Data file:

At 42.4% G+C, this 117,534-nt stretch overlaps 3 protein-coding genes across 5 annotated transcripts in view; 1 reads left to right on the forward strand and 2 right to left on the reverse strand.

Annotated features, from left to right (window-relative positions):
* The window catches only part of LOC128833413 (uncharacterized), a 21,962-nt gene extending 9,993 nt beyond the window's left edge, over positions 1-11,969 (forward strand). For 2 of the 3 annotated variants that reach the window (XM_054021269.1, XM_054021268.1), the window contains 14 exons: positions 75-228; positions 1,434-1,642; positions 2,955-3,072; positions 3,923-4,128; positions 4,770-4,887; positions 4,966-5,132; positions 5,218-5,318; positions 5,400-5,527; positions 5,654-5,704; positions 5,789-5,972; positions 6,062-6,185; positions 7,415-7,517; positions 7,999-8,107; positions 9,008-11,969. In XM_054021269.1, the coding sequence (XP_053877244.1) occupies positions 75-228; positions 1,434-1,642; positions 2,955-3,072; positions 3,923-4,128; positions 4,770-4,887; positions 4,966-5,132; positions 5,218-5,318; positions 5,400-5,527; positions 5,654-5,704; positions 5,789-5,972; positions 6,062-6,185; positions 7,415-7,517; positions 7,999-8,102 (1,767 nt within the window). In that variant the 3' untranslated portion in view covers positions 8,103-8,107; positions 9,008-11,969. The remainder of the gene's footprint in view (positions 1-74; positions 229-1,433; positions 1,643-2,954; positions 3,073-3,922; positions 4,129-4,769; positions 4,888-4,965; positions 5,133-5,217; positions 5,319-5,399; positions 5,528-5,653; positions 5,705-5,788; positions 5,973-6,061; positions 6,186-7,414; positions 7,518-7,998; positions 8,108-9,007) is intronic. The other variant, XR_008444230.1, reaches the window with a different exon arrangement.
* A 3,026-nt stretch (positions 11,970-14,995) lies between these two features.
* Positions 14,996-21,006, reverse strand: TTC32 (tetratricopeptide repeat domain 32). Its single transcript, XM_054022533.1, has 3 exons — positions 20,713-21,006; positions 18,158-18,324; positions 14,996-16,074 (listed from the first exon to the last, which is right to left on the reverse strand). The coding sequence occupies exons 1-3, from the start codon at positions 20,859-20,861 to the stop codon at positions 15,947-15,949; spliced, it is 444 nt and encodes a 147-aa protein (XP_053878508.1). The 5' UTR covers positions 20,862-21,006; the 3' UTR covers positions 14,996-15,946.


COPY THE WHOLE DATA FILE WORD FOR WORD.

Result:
At 42.4% G+C, this 117,534-nt stretch overlaps 3 protein-coding genes across 5 annotated transcripts in view; 1 reads left to right on the forward strand and 2 right to left on the reverse strand.

Annotated features, from left to right (window-relative positions):
* The window catches only part of LOC128833413 (uncharacterized), a 21,962-nt gene extending 9,993 nt beyond the window's left edge, over positions 1-11,969 (forward strand). For 2 of the 3 annotated variants that reach the window (XM_054021269.1, XM_054021268.1), the window contains 14 exons: positions 75-228; positions 1,434-1,642; positions 2,955-3,072; positions 3,923-4,128; positions 4,770-4,887; positions 4,966-5,132; positions 5,218-5,318; positions 5,400-5,527; positions 5,654-5,704; positions 5,789-5,972; positions 6,062-6,185; positions 7,415-7,517; positions 7,999-8,107; positions 9,008-11,969. In XM_054021269.1, the coding sequence (XP_053877244.1) occupies positions 75-228; positions 1,434-1,642; positions 2,955-3,072; positions 3,923-4,128; positions 4,770-4,887; positions 4,966-5,132; positions 5,218-5,318; positions 5,400-5,527; positions 5,654-5,704; positions 5,789-5,972; positions 6,062-6,185; positions 7,415-7,517; positions 7,999-8,102 (1,767 nt within the window). In that variant the 3' untranslated portion in view covers positions 8,103-8,107; positions 9,008-11,969. The remainder of the gene's footprint in view (positions 1-74; positions 229-1,433; positions 1,643-2,954; positions 3,073-3,922; positions 4,129-4,769; positions 4,888-4,965; positions 5,133-5,217; positions 5,319-5,399; positions 5,528-5,653; positions 5,705-5,788; positions 5,973-6,061; positions 6,186-7,414; positions 7,518-7,998; positions 8,108-9,007) is intronic. The other variant, XR_008444230.1, reaches the window with a different exon arrangement.
* A 3,026-nt stretch (positions 11,970-14,995) lies between these two features.
* Positions 14,996-21,006, reverse strand: TTC32 (tetratricopeptide repeat domain 32). Its single transcript, XM_054022533.1, has 3 exons — positions 20,713-21,006; positions 18,158-18,324; positions 14,996-16,074 (listed from the first exon to the last, which is right to left on the reverse strand). The coding sequence occupies exons 1-3, from the start codon at positions 20,859-20,861 to the stop codon at positions 15,947-15,949; spliced, it is 444 nt and encodes a 147-aa protein (XP_053878508.1). The 5' UTR covers positions 20,862-21,006; the 3' UTR covers positions 14,996-15,946.